Now that the weather has warmed up (although in Portland, “warmed up” means it’s no longer 32 degrees every night; more like a balmy 39), our garden mint has taken it upon itself to intrude on the personal space of nearly every plant in a 10-foot radius. I understand this is What Mint Does—and don’t get me wrong, I’m happy to have anything green growing in the garden at all at this point—but it does create a dire need to use mint at least a couple times a week, to avoid wasting any of the prunings. I used to make mint chocolate chip ice cream at least once a week for this very purpose, but since our ice cream maker broke (has anyone else had this problem, with the Kitchen Aid bowls? After only two years it sprung a leak right where the dasher fits in, oozing an extremely toxic-looking electric-blue fluid), I’m having to get a little more creative.
Truth be told, this refreshing salad is just as good without mint, so consider it optional, but if you have a surplus of the stuff, it adds a nice something extra. Adapted from a similar recipe in Maria Speck’s “Ancient Grains for Modern Meals.” It makes 2 servings.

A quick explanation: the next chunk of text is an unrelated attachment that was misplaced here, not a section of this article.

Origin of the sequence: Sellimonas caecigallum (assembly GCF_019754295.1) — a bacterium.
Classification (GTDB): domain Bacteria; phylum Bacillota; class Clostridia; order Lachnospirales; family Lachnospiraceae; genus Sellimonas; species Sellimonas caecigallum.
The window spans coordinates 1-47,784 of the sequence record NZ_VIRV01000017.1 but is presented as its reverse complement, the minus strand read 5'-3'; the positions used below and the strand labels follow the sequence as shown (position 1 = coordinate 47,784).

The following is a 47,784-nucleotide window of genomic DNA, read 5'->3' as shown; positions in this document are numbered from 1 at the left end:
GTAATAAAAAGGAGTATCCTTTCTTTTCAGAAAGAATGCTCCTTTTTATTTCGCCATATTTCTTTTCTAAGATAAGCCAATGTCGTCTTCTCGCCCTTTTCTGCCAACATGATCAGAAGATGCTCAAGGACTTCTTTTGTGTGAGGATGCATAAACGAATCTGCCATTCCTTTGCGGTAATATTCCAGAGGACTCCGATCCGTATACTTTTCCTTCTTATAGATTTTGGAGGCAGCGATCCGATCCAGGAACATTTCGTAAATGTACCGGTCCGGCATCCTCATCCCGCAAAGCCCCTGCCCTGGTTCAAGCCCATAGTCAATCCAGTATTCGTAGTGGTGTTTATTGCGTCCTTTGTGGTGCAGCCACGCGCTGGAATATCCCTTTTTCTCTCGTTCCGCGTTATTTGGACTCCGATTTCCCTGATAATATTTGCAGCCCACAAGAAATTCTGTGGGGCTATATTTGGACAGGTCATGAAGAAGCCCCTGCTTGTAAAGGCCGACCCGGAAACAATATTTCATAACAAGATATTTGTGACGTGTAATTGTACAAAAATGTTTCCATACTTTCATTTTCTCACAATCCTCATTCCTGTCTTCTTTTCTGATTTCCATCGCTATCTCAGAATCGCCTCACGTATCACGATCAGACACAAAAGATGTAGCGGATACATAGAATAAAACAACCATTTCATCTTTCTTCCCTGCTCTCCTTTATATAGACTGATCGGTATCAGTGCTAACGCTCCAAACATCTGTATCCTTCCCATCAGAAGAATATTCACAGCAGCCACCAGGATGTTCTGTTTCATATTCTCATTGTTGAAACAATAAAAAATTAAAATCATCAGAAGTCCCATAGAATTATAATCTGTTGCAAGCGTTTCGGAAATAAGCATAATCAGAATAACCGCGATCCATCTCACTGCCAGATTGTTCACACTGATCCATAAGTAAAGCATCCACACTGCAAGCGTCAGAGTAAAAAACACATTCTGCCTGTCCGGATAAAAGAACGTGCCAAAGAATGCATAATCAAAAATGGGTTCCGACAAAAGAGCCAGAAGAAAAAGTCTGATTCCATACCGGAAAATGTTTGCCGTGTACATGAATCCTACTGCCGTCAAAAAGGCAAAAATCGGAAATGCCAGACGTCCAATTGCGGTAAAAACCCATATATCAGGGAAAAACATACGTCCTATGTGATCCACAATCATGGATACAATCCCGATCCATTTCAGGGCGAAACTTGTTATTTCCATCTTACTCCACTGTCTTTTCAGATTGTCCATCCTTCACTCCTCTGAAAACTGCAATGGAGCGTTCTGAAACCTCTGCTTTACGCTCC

• 1 bunch spinach: $1.19
• 1/2 lb. chunky pasta (I used rotelle): 50 cents
• 1/2 small red onion or a handful of small shallots, chopped: 10 cents
• 2 cloves garlic, minced: 2 cents
• 1 1/2 T fresh lemon juice: 20 cents
• 1/2 cup pitted kalamata or black oil-cured olives, chopped: 30 cents
• 1/4 cup plus 2 T chopped mint (optional) (garden): $0
• 3 T olive oil: 18 cents
• Feta, blue cheese, or Parmesan for garnish: 25 cents
TOTAL: $2.74/2 = $1.37/serving
If you’re one of those people who thinks they hate cooked spinach (as I used to be), rest assured the zinginess of the lemon juice, garlic, onions, and olives covers up all that yucky spinach flavor.
Combine the onion or shallot, garlic, and lemon juice with a pinch of salt and pepper. Let it sit so the acidity of the lemon can take the edge off the raw alliums.
Cook the spinach in a pot of boiling water just until wilted. Remove with tongs or a skimmer, set aside to cool.
Add the pasta and a large pinch of salt to the water, return to a boil, and cook until pasta is al dente. Rinse under cold water.
Remove the stems from the spinach, if desired, and chop. Toss in a bowl with the pasta, olives, and 1/4 cup of the mint.
Add the olive oil to the lemon juice/onion mixture and whisk to emulsify. Pour over the salad and toss to combine.
Garnish with cheese (feta or blue would be best, but all I had was Parmesan) and additional mint.